Foxconn is a factory complex in China responsible for building consumer electronics for a number of companies, including Apple, Amazon.com, Cisco, Hewlett-Packard, Dell, Nintendo, Nokia, Microsoft, Sony, and Sony Ericsson. This morning, the largest contract electronics manufacturer in the world announced its China workforce now exceeds 1 million workers.
"We're still hiring as we speak," Louis Woo, a special assistant to Foxconn's CEO, told Bloomberg. "Because of the Christmas holiday, everybody is working very hard."
The factory is currently in the process of a huge recruitment drive as it rushes to build hundreds of thousands of units of various products to meet anticipated demand for the holiday 2010 season. Foxconn expects as many as 1.3 million workers to be in place by the end of 2011.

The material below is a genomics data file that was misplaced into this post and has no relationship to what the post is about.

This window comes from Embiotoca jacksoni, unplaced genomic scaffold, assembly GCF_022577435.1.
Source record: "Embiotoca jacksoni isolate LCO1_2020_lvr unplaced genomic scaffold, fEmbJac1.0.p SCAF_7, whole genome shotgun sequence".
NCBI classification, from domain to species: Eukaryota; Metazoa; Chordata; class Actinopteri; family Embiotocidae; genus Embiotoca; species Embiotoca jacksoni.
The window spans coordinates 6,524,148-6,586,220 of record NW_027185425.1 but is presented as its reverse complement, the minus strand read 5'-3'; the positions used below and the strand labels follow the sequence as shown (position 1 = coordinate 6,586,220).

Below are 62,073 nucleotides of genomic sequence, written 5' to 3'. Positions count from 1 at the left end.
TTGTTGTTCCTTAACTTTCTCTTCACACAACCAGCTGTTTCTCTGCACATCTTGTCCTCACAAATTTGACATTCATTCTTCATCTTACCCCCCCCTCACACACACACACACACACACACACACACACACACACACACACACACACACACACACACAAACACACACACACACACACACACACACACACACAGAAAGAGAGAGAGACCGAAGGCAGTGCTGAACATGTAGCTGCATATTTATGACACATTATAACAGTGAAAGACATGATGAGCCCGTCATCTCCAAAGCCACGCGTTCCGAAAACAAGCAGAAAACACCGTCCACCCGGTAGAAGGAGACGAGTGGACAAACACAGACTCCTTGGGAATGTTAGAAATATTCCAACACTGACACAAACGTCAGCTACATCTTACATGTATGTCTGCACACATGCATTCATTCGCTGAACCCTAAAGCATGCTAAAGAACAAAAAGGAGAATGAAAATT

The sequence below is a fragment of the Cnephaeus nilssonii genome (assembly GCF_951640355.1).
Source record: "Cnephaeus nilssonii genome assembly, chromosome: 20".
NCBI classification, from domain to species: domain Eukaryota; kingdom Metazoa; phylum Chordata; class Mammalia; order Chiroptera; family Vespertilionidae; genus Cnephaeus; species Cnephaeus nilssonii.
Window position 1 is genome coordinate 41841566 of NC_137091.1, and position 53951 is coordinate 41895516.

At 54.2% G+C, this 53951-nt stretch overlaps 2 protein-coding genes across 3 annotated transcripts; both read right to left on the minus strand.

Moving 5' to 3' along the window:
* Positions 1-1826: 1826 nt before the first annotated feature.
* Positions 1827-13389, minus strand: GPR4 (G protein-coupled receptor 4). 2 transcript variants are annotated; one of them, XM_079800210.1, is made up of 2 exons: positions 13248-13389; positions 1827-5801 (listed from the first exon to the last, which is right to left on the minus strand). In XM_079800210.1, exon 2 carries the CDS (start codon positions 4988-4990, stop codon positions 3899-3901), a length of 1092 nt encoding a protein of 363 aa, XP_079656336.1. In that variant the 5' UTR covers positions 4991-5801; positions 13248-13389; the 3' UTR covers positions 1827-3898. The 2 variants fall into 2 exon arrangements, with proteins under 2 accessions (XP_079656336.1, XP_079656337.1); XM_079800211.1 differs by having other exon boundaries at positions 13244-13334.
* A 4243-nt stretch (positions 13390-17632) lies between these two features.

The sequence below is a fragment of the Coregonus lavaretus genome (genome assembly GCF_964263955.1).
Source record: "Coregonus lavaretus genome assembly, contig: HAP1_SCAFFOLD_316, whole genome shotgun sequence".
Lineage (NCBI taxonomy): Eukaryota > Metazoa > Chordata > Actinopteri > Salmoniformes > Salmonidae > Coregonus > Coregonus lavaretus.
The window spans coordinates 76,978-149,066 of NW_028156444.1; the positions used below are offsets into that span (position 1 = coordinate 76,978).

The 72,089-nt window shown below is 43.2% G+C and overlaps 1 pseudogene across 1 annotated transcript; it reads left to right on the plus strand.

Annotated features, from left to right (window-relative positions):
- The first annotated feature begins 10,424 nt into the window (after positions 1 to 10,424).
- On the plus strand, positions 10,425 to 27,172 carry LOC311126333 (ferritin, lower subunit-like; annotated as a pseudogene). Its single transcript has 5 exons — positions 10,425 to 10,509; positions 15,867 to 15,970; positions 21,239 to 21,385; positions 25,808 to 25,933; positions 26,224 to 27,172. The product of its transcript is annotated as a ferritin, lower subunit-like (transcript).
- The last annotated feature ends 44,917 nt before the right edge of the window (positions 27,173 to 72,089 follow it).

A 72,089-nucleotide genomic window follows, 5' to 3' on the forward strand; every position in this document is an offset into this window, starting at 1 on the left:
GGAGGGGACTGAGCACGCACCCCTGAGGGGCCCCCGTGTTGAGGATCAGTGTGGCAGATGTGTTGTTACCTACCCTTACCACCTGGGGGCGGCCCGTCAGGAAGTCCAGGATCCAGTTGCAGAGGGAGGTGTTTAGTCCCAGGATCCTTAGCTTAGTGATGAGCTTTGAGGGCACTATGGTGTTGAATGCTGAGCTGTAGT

Throughout its history, Foxconn's workforce has had various problems due to sweatshop-like working conditions. These include worker abuse, safety issues, violent training, low wages, and in this past year, a spree of suicides.
A few months ago, in response to the suicides, Foxconn's management decided to increase monthly wages for factory workers to 1,200 yuan ($180.32) per month. A second raise to 2000 yuan ($300.53) was given in October to approximately 85 percent of the front-line assembly workers hired before March 31, but it's not clear exactly how many of the the total 1 million workers got a raise.